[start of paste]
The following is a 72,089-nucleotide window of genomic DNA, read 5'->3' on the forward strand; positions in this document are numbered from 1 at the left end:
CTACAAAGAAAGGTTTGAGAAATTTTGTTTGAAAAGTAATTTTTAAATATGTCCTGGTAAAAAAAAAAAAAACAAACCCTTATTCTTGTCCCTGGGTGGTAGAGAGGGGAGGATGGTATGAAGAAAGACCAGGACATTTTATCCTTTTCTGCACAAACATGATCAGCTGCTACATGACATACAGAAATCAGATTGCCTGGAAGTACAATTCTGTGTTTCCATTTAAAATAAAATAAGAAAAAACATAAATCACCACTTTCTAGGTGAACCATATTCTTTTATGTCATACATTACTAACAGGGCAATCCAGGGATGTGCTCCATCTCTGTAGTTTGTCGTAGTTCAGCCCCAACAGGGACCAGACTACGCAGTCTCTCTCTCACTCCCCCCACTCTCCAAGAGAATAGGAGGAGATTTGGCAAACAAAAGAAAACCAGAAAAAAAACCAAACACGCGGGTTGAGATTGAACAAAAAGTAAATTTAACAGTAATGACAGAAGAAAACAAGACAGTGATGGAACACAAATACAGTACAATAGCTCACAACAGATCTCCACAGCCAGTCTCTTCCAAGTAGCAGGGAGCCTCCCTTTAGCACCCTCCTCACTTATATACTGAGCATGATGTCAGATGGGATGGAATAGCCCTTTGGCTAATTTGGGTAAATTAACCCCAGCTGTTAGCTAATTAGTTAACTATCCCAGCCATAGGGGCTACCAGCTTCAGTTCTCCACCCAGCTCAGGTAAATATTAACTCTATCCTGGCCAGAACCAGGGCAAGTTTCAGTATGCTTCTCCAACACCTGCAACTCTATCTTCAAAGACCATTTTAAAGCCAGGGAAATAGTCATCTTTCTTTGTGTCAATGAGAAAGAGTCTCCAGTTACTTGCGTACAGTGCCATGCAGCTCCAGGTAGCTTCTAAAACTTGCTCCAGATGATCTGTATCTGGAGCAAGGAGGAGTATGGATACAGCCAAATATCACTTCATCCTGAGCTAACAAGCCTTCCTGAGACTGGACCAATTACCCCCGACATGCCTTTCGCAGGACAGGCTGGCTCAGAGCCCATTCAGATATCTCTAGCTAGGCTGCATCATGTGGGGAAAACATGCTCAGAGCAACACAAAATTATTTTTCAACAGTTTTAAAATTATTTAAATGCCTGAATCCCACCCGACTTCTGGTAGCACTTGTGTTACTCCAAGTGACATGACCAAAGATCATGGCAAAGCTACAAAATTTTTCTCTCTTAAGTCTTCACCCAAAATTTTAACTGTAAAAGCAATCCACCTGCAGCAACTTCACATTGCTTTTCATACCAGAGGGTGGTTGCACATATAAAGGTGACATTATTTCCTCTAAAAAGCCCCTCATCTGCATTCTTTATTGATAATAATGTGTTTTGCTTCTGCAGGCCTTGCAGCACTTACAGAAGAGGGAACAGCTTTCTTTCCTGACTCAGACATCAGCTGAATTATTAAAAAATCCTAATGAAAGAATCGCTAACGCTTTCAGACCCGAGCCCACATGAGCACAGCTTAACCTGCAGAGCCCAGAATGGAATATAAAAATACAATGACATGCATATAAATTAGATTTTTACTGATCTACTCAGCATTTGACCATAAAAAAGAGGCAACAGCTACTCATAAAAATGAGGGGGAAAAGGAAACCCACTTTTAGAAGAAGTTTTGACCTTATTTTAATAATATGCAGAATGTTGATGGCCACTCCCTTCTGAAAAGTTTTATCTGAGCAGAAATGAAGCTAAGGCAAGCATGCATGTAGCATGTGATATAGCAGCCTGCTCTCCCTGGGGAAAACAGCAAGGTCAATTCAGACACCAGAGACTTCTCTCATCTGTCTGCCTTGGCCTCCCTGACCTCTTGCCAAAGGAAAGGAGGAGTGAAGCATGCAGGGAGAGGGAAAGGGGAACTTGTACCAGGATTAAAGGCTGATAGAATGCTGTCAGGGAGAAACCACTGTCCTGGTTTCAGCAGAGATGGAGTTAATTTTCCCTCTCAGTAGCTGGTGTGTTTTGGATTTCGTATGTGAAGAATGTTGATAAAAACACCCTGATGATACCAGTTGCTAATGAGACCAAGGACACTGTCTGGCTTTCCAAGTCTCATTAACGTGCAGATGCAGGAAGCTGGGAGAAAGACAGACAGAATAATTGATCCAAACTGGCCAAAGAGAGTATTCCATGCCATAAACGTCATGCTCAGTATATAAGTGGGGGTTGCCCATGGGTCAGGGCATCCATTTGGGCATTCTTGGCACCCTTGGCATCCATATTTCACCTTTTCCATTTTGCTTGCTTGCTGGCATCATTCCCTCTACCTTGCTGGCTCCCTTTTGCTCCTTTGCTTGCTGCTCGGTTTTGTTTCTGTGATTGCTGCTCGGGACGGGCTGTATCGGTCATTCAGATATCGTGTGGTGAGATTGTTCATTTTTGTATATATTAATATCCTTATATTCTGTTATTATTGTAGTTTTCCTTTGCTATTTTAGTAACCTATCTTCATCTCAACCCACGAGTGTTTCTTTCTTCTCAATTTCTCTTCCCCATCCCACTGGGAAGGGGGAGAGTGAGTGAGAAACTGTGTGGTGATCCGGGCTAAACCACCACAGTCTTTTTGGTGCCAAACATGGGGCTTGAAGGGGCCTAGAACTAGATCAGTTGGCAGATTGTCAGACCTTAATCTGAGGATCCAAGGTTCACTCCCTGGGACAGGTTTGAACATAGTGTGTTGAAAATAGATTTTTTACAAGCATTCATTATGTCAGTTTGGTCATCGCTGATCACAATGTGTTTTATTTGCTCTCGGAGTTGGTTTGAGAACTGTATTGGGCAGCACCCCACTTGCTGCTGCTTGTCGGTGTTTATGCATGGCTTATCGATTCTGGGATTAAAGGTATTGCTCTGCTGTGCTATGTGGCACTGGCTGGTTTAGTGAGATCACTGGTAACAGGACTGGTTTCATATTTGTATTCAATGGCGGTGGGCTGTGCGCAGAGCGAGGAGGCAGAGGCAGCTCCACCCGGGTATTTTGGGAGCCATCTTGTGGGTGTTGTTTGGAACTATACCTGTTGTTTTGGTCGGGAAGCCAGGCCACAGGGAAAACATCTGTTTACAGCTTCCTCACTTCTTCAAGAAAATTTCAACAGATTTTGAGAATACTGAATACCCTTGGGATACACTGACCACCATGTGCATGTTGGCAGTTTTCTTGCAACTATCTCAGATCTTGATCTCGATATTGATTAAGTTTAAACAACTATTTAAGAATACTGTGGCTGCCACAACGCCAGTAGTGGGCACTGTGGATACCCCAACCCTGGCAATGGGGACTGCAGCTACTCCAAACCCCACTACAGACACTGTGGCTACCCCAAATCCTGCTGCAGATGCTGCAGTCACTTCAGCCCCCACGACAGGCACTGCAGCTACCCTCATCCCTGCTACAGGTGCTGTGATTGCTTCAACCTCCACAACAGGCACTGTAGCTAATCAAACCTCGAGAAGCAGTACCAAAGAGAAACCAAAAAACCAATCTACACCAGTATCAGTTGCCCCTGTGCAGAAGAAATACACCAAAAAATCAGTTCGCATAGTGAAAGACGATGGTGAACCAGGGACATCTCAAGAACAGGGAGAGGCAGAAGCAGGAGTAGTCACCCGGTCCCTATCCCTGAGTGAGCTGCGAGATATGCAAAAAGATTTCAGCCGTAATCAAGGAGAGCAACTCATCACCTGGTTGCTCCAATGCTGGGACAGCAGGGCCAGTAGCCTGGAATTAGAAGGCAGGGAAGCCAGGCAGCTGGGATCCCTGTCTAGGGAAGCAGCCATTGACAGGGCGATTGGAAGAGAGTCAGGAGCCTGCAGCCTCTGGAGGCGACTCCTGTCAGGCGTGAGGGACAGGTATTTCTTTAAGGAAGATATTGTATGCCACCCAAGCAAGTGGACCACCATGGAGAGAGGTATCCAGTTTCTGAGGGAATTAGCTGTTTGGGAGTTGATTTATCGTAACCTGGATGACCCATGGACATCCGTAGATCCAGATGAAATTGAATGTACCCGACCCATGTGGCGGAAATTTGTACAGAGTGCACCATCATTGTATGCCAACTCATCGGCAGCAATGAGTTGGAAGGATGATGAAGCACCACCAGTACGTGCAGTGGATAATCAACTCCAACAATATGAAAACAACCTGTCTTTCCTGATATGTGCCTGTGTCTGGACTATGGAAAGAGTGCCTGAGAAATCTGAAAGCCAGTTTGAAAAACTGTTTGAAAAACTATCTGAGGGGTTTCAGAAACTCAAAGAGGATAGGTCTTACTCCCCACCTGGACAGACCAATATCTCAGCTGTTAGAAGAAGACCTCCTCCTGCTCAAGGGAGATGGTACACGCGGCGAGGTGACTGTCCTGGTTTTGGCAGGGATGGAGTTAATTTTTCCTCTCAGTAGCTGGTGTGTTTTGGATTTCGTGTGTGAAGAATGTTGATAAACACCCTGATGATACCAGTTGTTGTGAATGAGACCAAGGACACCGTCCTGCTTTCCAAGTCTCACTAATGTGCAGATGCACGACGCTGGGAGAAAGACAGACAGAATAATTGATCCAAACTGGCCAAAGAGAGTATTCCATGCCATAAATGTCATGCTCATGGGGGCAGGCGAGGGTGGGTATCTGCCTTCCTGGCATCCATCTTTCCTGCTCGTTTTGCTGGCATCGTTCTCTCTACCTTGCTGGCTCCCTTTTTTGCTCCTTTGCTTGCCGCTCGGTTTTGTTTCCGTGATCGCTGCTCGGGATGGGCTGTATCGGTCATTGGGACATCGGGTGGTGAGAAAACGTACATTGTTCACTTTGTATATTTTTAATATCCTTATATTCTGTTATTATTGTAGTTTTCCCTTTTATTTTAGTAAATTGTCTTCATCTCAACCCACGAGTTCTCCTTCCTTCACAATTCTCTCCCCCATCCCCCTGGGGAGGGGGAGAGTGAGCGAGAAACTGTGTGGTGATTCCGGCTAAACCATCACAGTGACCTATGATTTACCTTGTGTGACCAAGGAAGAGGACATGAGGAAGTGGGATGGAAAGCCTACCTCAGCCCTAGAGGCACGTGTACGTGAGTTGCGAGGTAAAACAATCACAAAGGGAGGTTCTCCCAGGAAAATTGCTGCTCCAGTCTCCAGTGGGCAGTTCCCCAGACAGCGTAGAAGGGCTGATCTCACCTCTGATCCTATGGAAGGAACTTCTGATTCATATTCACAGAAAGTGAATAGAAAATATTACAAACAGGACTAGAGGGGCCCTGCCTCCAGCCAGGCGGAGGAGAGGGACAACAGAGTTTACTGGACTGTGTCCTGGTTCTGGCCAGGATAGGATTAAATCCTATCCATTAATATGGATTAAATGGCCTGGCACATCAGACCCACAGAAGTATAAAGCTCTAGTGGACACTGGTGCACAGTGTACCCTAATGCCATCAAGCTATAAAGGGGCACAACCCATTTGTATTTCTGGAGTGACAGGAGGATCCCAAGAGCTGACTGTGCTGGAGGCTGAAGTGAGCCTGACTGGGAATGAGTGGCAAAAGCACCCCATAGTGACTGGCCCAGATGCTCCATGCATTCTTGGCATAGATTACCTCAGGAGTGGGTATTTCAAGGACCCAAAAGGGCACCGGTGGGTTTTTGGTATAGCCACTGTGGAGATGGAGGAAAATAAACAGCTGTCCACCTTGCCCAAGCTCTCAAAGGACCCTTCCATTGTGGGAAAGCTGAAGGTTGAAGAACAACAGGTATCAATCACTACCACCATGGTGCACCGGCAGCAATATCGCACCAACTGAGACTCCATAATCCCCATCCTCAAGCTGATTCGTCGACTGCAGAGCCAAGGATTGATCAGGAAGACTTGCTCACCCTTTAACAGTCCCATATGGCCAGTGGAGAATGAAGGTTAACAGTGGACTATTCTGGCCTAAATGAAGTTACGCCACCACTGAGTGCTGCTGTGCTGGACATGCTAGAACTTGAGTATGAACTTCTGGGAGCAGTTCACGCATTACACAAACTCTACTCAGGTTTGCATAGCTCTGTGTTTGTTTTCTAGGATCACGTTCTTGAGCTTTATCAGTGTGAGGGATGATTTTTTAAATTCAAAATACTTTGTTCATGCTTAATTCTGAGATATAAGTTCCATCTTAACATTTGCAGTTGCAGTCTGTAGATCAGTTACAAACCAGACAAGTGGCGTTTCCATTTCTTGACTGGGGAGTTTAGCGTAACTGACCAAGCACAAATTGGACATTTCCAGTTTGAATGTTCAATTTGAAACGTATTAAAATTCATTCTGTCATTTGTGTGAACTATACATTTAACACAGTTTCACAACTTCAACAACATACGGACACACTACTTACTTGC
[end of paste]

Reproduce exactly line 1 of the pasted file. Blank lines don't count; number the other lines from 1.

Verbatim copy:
The following is a 72,089-nucleotide window of genomic DNA, read 5'->3' on the forward strand; positions in this document are numbered from 1 at the left end: